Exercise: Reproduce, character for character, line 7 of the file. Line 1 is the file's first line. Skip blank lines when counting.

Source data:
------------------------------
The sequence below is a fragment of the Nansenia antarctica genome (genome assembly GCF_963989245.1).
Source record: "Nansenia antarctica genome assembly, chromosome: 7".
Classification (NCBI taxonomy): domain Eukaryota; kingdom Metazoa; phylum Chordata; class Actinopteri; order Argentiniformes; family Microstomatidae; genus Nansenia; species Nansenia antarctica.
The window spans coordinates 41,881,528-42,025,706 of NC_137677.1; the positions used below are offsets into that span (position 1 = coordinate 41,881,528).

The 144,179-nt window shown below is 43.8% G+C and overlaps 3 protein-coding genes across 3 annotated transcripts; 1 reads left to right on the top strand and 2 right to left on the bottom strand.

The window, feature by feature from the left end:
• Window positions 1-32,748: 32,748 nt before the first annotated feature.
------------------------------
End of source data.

• Window positions 1-32,748: 32,748 nt before the first annotated feature.